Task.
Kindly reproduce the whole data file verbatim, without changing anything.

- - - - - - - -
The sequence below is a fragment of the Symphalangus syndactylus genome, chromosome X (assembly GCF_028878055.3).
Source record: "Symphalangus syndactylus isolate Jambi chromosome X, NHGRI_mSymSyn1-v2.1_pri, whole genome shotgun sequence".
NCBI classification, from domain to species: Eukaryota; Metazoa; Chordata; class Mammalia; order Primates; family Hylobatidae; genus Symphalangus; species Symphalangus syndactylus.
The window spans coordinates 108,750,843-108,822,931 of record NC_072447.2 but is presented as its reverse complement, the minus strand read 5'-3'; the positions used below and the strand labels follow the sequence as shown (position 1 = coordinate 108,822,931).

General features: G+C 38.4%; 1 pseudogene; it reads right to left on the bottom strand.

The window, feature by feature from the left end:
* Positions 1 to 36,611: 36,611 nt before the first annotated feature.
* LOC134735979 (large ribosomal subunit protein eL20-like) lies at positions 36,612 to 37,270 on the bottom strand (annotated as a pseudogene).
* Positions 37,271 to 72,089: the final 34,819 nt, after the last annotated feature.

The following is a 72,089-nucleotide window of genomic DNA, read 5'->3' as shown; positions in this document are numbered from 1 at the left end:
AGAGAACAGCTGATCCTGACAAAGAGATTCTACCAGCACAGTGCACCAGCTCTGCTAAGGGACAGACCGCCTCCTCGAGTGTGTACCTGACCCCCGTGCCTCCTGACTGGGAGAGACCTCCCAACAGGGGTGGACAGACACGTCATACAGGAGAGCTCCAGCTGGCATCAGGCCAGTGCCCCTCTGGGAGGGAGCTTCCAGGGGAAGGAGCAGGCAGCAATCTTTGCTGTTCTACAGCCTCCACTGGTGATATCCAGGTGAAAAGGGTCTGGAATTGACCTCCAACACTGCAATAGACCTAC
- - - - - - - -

The sequence below is a fragment of the Symphalangus syndactylus genome, chromosome X (assembly GCF_028878055.3).
Source record: "Symphalangus syndactylus isolate Jambi chromosome X, NHGRI_mSymSyn1-v2.1_pri, whole genome shotgun sequence".
NCBI classification, from domain to species: Eukaryota; Metazoa; Chordata; class Mammalia; order Primates; family Hylobatidae; genus Symphalangus; species Symphalangus syndactylus.
The window spans coordinates 108,750,843-108,822,931 of record NC_072447.2 but is presented as its reverse complement, the minus strand read 5'-3'; the positions used below and the strand labels follow the sequence as shown (position 1 = coordinate 108,822,931).

General features: G+C 38.4%; 1 pseudogene; it reads right to left on the bottom strand.

The window, feature by feature from the left end:
* Positions 1 to 36,611: 36,611 nt before the first annotated feature.
* LOC134735979 (large ribosomal subunit protein eL20-like) lies at positions 36,612 to 37,270 on the bottom strand (annotated as a pseudogene).
* Positions 37,271 to 72,089: the final 34,819 nt, after the last annotated feature.

The following is a 72,089-nucleotide window of genomic DNA, read 5'->3' as shown; positions in this document are numbered from 1 at the left end:
AGAGAACAGCTGATCCTGACAAAGAGATTCTACCAGCACAGTGCACCAGCTCTGCTAAGGGACAGACCGCCTCCTCGAGTGTGTACCTGACCCCCGTGCCTCCTGACTGGGAGAGACCTCCCAACAGGGGTGGACAGACACGTCATACAGGAGAGCTCCAGCTGGCATCAGGCCAGTGCCCCTCTGGGAGGGAGCTTCCAGGGGAAGGAGCAGGCAGCAATCTTTGCTGTTCTACAGCCTCCACTGGTGATATCCAGGTGAAAAGGGTCTGGAATTGACCTCCAACACTGCAATAGACCTAC